Observations: Orion is high in the southern sky at about 21h00. Try to make a picture of M42 the Big Orion Nebula.


Welcome to 2011!

As every month the newsletter brings you to the most relevant facts about what has been happening within the organization. This month EAAE President Rosa Maria Ros makes a balance of the organization's activities during the last year and the webteam keeps you up with all new features developed in 2010.

The newsletter also provides you links to access the information about the major astronomical discoveries that happened during the previous month on the section "Last Month's highlights from EAAE News" .

On the left side section you can find a curiosity as well as what happened along history during this month in astronomical terms. You can also see what are the observational highlights for each day of the month.

On the "First Astronomical Observations" we dedicate this month to the constellation of Taurus (the Bull) and to the Solar Parcial Eclipse that will be visible across Europe on January 4th, 2011. On the second section "Advanced Astronomical Observations") the highlight goes to M35.

We will also have a section about astronomical software and a review of an internet tool that can be used in school projects.

The newsletter will also have a ludic activity on a section we called "Students Corner". This month we selected a "Solar System Sudoku" and a crossword puzzle.

This month we selected a picture of M82 for our Picture Gallery.

We hope you enjoy it.


After a year of the new EC it is a good moment in order to revise our work chairing EAAE.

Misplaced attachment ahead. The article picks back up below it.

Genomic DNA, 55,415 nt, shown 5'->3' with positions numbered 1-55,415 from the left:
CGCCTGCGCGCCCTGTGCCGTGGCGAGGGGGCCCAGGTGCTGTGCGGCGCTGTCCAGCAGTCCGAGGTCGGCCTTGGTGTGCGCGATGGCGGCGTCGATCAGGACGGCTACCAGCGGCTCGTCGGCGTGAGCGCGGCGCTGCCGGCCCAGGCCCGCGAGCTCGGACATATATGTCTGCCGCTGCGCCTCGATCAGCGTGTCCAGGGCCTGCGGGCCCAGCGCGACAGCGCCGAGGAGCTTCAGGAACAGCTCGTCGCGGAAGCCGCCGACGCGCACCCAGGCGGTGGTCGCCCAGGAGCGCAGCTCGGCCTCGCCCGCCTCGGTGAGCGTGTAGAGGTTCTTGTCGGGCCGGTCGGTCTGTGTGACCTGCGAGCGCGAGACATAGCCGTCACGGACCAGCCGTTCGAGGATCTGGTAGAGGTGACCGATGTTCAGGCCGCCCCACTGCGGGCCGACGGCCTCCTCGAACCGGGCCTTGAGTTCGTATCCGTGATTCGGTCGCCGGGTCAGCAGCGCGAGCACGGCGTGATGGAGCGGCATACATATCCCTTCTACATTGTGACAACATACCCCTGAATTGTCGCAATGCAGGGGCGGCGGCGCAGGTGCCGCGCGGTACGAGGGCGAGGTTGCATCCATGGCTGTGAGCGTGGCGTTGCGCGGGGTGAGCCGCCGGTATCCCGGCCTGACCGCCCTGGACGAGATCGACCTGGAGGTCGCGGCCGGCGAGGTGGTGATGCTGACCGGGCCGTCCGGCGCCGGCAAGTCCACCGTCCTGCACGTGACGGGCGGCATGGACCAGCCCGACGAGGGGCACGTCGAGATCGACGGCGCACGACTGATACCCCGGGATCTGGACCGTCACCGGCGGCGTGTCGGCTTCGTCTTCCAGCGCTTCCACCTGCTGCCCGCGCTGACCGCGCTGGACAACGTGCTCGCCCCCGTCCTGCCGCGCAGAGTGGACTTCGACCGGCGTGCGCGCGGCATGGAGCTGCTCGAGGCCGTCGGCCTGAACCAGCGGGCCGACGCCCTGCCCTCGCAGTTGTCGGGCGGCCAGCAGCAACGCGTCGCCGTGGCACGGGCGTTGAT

At present EAAE has a very active website created by Alexandre Costa our webmaster. With the new way of our association the website is the point of contact of all of our activities and an active and attractive site is very important for our objectives. Alexandre will explain with more details all the aspects of this new site.

It had been created a new Working Group WG1 of Cooperative Projects. This WG1 was chaired by Charles Henri Eyraud until before the summer and after that by Ederlinda Viñuales. The projects that were organized by WG1 during 2010 are:

a) Sunrise Project coordinated by Sakari Ekko who proposed to build a simple pinhole camera and observe the Sun path in different latitudes and to compare the results between all the participants.

Pinhole Camera Sunrise done between the 18 and 30.3.2010, in Turku, Finland, 60.5ºN 22.3ºE. Photographers Jessina Nieminen and Stella Tähtinen under the supervision of teacher Roope Kurkijarvi first name.last
(Click on the image to see a bigger image)

b) Eratosthenes Project, that had school measures coordinated by Anna Artigas, with Antonio Perez-Verde working on the website and Charles-Henri Eyraud coordinating the video-conference. This project that also involved an on-line connection with Alexandria was developed to develop a global cooperation experiment involving school teacher and students repeating the Eratosthenes experiment and achieving an accurate measurement of Earth's circumference. The average perimeter measured by the participant schools that were from Europe, Africa Asia and Oceania was 39621.7 Km, a measurement that has a 0.96% deviation from the assumed value of 40008.00 km.